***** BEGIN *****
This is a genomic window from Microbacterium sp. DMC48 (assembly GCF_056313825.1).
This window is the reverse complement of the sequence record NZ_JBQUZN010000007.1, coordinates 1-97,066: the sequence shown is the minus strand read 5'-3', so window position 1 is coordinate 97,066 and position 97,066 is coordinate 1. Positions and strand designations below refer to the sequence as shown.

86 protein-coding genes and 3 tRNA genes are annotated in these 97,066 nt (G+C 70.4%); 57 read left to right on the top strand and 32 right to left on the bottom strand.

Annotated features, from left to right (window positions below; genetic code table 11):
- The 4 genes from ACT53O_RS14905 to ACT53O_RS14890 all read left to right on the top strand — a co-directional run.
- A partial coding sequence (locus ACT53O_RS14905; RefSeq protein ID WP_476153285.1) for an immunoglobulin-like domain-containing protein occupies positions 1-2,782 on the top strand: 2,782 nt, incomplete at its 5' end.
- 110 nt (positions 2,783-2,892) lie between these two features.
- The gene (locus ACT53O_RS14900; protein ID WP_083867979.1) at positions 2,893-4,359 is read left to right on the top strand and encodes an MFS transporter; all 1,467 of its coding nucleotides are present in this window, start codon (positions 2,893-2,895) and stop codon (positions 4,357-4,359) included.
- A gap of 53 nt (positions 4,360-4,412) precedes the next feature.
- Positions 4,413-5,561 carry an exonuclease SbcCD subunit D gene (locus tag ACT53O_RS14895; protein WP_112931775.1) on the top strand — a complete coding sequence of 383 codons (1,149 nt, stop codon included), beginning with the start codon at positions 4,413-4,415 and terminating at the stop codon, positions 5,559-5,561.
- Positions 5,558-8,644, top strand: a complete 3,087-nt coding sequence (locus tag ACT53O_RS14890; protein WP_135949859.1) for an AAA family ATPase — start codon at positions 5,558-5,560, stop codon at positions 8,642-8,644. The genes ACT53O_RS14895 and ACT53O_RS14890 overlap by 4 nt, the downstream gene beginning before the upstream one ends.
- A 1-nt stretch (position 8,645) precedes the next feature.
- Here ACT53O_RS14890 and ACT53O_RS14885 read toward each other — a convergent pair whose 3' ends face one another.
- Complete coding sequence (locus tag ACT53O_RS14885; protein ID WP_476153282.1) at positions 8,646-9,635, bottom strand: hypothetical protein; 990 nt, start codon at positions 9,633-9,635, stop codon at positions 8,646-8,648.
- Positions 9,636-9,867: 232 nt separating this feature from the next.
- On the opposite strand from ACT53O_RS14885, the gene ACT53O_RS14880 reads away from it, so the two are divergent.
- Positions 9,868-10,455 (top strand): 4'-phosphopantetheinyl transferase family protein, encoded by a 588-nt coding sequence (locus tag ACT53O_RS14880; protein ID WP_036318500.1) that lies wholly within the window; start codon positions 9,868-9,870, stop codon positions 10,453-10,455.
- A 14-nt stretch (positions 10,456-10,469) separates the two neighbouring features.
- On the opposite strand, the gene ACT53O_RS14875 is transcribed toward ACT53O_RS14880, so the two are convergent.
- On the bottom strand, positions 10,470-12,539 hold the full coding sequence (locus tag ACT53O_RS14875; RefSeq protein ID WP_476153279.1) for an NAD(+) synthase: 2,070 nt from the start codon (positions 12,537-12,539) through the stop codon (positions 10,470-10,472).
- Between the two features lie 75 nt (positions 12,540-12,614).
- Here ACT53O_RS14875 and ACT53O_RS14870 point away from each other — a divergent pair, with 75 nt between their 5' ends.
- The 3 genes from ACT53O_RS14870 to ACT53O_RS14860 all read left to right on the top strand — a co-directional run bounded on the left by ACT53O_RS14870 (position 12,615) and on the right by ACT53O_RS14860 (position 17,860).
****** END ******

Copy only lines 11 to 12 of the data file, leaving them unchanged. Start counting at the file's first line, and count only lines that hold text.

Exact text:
- Positions 5,558-8,644, top strand: a complete 3,087-nt coding sequence (locus tag ACT53O_RS14890; protein WP_135949859.1) for an AAA family ATPase — start codon at positions 5,558-5,560, stop codon at positions 8,642-8,644. The genes ACT53O_RS14895 and ACT53O_RS14890 overlap by 4 nt, the downstream gene beginning before the upstream one ends.
- A 1-nt stretch (position 8,645) precedes the next feature.